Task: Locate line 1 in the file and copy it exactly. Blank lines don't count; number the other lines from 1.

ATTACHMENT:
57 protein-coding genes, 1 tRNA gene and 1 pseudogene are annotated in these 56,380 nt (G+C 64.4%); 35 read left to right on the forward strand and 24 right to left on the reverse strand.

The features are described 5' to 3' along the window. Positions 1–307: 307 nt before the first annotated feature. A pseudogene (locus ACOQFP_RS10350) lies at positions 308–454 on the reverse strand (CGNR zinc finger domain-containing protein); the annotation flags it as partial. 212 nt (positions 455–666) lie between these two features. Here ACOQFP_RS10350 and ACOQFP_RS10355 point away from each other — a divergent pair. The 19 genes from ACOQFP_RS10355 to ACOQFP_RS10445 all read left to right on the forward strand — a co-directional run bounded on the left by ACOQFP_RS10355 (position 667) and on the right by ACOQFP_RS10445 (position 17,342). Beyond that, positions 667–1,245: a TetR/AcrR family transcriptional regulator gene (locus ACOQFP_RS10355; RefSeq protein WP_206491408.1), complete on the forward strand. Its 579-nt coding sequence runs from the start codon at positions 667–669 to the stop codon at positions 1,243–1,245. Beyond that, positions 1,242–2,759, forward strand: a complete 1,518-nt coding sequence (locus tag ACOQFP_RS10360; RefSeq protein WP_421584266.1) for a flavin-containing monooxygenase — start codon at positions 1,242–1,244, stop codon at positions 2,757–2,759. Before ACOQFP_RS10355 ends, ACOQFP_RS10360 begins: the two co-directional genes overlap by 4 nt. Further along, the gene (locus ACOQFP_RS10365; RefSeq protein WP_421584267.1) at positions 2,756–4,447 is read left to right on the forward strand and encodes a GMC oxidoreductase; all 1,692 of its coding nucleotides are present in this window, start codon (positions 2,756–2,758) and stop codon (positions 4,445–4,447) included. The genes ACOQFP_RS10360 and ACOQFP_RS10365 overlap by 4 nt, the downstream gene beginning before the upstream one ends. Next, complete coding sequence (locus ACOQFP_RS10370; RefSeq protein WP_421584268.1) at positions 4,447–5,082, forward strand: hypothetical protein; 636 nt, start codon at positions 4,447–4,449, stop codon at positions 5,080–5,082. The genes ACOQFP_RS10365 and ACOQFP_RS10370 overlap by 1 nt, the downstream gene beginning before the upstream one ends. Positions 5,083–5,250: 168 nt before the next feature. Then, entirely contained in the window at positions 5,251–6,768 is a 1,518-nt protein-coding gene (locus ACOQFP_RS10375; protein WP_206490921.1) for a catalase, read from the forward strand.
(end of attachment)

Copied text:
57 protein-coding genes, 1 tRNA gene and 1 pseudogene are annotated in these 56,380 nt (G+C 64.4%); 35 read left to right on the forward strand and 24 right to left on the reverse strand.